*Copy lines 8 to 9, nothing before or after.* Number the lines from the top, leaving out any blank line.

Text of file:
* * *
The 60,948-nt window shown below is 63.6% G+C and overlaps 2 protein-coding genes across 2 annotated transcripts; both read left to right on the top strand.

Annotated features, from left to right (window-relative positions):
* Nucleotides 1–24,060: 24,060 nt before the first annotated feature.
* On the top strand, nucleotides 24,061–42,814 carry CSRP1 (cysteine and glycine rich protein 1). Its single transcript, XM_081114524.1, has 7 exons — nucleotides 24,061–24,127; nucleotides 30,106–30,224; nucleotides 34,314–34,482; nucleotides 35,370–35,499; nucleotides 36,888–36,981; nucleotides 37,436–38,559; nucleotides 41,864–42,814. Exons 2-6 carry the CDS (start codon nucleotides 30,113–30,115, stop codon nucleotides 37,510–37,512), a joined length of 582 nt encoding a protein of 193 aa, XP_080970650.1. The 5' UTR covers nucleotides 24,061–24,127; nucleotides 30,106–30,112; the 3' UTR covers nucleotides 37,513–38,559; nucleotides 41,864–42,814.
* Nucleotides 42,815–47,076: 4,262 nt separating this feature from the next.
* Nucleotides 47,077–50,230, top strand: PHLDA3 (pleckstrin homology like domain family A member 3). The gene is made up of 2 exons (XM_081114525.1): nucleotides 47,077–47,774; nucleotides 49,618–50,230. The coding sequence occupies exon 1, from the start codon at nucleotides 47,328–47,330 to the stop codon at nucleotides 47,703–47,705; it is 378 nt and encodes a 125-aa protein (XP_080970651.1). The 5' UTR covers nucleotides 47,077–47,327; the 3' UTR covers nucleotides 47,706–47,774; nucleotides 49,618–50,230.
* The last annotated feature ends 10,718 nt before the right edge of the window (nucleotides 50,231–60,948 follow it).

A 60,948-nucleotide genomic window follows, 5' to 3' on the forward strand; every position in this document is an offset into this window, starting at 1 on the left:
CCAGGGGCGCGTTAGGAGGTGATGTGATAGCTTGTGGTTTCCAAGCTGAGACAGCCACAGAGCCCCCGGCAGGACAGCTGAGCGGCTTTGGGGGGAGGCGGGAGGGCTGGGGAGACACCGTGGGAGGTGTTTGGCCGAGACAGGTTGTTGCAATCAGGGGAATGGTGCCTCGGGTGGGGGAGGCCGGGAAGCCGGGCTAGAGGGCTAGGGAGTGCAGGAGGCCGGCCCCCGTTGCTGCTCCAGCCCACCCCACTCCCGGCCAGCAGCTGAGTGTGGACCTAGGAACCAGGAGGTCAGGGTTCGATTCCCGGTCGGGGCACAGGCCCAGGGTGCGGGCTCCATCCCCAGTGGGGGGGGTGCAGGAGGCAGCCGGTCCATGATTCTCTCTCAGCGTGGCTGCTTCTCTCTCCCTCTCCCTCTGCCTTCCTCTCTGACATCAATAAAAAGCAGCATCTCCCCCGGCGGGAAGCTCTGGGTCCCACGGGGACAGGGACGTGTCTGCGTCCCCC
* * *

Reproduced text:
A 60,948-nucleotide genomic window follows, 5' to 3' on the forward strand; every position in this document is an offset into this window, starting at 1 on the left:
CCAGGGGCGCGTTAGGAGGTGATGTGATAGCTTGTGGTTTCCAAGCTGAGACAGCCACAGAGCCCCCGGCAGGACAGCTGAGCGGCTTTGGGGGGAGGCGGGAGGGCTGGGGAGACACCGTGGGAGGTGTTTGGCCGAGACAGGTTGTTGCAATCAGGGGAATGGTGCCTCGGGTGGGGGAGGCCGGGAAGCCGGGCTAGAGGGCTAGGGAGTGCAGGAGGCCGGCCCCCGTTGCTGCTCCAGCCCACCCCACTCCCGGCCAGCAGCTGAGTGTGGACCTAGGAACCAGGAGGTCAGGGTTCGATTCCCGGTCGGGGCACAGGCCCAGGGTGCGGGCTCCATCCCCAGTGGGGGGGGTGCAGGAGGCAGCCGGTCCATGATTCTCTCTCAGCGTGGCTGCTTCTCTCTCCCTCTCCCTCTGCCTTCCTCTCTGACATCAATAAAAAGCAGCATCTCCCCCGGCGGGAAGCTCTGGGTCCCACGGGGACAGGGACGTGTCTGCGTCCCCC